First the flour and the sugar need to be sifted together into a large bowl. Flour reminds me of the powder snow that falls in the West. I was born and raised in Pennsylvania, where our snow falls more like sugar; granular and icy, and makes us hardy skiers, unlike those spoiled by Western snow. Cold weather is also conducive to reading…
Finally, a student you would want to meet, someone who dares to express herself creatively rather than simply regurgitate the same old litany of high school achievements and adolescent truisms. Finally, an interesting essay!
As you finish the “recipe” and read through the rest of her application, you start to feel much better. Decent grades, good test scores, solid recommendations – you’ve seen better, but it’s certainly respectable. And then there’s this fantastic essay, evidence of an inventive and independent mind. The essay makes your decision easy. You put her folder into a box marked “Admit,” and you look forward to discussing her with the Admission Committee tomorrow.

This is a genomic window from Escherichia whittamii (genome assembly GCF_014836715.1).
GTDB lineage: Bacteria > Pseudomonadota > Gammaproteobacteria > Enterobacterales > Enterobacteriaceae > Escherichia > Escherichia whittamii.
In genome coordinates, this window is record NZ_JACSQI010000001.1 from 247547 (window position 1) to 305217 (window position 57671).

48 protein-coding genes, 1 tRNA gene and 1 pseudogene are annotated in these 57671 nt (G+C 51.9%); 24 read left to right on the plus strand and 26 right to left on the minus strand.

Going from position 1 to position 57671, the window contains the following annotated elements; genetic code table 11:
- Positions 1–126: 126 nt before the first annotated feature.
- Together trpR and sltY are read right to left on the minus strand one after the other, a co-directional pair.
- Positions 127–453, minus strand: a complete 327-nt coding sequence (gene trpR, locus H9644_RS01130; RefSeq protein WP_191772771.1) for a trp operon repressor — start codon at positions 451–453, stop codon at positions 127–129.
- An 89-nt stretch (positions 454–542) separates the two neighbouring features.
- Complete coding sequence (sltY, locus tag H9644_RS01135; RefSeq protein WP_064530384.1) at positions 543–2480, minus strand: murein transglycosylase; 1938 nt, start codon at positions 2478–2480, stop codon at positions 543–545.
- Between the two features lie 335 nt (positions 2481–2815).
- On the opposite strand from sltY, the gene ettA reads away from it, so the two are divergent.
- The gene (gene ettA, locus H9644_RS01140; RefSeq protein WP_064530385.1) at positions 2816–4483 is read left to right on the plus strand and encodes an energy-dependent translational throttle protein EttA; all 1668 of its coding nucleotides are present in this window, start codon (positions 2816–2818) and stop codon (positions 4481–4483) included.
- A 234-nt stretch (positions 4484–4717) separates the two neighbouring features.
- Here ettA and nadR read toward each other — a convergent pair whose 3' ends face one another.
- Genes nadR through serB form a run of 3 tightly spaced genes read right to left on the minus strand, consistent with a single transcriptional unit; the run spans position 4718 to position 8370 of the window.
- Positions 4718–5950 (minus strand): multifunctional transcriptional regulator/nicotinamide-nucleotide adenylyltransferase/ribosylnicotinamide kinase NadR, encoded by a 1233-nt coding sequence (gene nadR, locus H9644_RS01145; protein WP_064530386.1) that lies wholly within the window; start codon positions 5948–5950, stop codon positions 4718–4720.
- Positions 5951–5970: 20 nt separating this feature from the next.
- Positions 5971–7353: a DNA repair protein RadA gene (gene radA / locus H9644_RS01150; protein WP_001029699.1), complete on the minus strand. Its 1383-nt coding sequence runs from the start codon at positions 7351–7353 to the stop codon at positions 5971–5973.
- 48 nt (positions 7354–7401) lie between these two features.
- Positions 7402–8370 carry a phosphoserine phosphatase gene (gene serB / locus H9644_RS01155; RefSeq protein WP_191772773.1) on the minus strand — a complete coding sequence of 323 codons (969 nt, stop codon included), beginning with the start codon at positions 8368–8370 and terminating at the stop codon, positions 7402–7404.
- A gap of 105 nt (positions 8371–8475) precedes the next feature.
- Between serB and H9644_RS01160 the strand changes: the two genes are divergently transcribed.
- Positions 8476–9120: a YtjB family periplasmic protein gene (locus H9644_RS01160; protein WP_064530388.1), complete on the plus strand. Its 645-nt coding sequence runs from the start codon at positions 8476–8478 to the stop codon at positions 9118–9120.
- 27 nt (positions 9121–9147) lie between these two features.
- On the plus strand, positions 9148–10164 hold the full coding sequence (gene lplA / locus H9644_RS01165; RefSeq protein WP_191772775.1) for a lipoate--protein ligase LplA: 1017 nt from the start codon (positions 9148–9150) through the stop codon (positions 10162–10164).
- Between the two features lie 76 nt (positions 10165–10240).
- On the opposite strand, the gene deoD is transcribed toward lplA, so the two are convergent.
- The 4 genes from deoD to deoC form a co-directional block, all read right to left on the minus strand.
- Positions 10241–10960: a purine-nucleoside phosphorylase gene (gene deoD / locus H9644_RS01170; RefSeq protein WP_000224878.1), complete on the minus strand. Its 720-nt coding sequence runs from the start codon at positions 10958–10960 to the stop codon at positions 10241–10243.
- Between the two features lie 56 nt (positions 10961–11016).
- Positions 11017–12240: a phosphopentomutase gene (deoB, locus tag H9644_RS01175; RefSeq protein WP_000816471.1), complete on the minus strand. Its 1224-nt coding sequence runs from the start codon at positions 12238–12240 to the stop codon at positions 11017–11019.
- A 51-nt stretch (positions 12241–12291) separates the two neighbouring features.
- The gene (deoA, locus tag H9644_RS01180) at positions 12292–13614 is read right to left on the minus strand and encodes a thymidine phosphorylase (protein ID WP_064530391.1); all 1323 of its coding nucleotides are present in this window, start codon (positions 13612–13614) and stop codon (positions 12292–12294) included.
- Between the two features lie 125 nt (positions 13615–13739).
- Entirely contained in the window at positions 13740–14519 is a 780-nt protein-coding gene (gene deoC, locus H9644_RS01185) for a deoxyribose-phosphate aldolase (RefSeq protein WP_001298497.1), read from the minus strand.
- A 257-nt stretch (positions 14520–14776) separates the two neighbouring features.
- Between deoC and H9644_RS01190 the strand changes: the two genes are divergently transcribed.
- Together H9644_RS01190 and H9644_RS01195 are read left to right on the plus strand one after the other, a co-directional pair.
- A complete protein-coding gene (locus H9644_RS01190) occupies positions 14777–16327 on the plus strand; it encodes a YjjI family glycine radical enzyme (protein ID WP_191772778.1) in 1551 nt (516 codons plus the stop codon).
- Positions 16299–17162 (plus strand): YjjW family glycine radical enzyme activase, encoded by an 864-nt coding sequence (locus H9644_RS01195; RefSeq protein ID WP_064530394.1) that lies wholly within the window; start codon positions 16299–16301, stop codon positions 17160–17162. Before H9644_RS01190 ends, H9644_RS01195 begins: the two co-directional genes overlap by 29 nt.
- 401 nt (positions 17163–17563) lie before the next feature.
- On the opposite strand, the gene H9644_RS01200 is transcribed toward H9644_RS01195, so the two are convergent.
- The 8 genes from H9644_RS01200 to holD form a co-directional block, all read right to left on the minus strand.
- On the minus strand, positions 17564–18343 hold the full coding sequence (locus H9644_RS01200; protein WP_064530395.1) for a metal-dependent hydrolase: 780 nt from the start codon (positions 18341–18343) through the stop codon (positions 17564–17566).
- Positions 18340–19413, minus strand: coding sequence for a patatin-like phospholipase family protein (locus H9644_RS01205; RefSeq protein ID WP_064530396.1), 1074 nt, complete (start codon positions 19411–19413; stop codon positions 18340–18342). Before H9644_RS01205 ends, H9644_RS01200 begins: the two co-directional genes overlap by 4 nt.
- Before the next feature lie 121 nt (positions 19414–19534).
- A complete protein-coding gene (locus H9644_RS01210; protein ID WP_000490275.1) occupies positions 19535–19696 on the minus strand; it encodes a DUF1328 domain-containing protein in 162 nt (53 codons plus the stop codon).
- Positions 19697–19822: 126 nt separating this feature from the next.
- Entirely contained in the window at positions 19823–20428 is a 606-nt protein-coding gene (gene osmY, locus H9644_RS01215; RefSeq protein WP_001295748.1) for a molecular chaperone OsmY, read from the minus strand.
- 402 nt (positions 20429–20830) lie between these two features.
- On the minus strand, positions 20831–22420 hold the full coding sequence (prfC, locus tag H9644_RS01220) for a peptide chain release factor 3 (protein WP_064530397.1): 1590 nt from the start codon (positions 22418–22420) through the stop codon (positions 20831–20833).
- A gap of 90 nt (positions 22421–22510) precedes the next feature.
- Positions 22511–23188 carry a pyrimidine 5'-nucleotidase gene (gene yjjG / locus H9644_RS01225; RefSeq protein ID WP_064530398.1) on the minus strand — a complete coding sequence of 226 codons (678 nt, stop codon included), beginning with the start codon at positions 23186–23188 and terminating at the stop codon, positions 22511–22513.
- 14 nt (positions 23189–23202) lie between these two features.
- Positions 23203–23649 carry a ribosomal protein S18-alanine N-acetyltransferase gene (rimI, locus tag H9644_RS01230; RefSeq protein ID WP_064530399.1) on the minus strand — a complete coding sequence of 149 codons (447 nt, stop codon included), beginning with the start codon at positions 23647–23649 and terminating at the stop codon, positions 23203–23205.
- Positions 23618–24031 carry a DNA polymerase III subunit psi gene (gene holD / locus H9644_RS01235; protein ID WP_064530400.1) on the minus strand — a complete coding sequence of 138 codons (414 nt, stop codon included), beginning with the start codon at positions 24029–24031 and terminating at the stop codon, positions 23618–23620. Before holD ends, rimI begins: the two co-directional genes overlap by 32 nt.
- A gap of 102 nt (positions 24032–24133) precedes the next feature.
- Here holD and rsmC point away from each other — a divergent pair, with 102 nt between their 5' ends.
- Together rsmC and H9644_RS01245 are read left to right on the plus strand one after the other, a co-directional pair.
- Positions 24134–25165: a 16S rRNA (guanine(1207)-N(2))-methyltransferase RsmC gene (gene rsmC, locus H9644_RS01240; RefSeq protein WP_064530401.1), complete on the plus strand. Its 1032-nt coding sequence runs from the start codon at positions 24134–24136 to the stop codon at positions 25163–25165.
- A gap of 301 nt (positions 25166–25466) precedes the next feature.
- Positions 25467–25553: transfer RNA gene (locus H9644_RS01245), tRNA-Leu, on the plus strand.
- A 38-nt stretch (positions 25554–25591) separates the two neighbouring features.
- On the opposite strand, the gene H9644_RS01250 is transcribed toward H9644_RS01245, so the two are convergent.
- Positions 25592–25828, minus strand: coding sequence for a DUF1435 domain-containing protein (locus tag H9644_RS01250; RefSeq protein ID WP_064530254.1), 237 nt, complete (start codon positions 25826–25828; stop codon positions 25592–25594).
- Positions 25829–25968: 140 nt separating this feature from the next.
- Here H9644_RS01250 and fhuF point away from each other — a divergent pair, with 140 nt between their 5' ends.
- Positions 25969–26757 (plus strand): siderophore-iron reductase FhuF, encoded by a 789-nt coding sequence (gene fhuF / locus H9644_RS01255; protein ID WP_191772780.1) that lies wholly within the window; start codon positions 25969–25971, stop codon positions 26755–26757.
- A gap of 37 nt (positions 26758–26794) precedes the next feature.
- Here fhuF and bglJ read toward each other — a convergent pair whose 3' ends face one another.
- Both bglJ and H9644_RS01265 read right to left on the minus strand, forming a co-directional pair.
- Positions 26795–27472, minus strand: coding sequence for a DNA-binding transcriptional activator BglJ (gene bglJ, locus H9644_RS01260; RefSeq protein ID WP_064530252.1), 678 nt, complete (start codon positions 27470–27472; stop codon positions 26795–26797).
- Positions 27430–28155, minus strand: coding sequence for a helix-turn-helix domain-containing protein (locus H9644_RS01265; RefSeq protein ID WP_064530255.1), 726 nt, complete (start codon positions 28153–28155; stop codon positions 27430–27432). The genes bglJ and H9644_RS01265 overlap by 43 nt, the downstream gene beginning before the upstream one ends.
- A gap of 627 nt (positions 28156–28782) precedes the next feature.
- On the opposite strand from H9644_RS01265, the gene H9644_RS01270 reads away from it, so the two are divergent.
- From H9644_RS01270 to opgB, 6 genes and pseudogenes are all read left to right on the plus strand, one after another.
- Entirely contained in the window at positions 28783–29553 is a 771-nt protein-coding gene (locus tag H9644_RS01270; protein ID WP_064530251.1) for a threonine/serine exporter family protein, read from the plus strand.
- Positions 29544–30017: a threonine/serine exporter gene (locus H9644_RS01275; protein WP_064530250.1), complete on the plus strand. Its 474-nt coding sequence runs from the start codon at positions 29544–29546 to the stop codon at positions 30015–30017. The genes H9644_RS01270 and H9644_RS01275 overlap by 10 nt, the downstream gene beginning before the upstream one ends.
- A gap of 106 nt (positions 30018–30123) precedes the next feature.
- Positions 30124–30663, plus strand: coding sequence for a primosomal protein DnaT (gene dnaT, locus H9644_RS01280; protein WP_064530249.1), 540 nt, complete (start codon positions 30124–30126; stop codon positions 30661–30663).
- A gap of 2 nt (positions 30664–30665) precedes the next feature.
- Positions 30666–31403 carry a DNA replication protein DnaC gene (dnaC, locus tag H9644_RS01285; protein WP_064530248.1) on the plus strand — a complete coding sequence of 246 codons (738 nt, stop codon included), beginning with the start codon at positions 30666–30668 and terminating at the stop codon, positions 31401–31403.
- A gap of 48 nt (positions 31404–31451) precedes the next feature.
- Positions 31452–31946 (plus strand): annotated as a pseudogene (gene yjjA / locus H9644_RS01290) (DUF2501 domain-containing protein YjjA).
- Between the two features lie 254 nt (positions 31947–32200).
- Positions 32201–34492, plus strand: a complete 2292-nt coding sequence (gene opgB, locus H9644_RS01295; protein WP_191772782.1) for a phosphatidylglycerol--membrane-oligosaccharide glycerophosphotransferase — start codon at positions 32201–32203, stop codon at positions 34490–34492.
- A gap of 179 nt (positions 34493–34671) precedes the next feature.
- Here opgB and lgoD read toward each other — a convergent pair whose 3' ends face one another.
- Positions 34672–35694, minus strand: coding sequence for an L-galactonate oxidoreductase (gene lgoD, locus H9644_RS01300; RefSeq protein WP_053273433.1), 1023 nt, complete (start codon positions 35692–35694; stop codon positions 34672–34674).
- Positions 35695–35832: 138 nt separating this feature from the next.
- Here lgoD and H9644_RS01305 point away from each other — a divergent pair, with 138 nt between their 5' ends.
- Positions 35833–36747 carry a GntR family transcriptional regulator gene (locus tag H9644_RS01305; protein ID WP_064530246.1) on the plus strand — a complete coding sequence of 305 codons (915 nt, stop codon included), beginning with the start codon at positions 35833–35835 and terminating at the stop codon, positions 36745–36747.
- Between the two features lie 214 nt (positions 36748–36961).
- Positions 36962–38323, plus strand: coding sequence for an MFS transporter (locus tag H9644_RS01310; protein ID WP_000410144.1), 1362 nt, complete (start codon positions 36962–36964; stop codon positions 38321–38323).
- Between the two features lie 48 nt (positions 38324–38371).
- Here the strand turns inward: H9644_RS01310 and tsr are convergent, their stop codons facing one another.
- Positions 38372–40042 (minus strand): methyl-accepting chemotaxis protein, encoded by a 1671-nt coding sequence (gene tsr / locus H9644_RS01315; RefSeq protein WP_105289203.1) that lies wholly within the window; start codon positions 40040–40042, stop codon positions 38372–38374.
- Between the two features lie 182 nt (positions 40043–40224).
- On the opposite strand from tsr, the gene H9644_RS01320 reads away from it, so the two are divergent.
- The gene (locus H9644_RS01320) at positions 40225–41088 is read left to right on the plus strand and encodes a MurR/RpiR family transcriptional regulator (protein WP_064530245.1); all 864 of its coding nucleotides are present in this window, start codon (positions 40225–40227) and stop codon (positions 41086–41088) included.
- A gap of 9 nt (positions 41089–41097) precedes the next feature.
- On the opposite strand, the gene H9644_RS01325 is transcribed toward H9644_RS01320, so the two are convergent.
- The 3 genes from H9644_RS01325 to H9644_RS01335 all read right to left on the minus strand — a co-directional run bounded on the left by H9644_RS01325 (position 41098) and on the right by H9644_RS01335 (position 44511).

The Cranberry Bread essay was written by Barbara Bluestone, and she did these two things that were so affective that her essay bore mention in the book’s opening:
- First, she figuratively reached out, grabbed a tired and disinterested reader by his/her mind, and made him/her want to find out how the writer was possibly going to reconcile the opening with what was supposed to be an application essay. In short, if it’s possible to make somebody “intrigued squared,” that’s what Ms. Bluestone did to the reader with her essay opening.
- Second, because she was willing to take a creative risk in the way she revealed things about herself, she revealed an interesting person, somebody the admissions officer wanted to meet.
And those two things, by themselves, made the admissions officer smile and made it an easy decision to put Ms. Bluestone’s “respectable” – but otherwise unremarkable – application in the “Admit” box.
So, here are the two important lessons to be learned: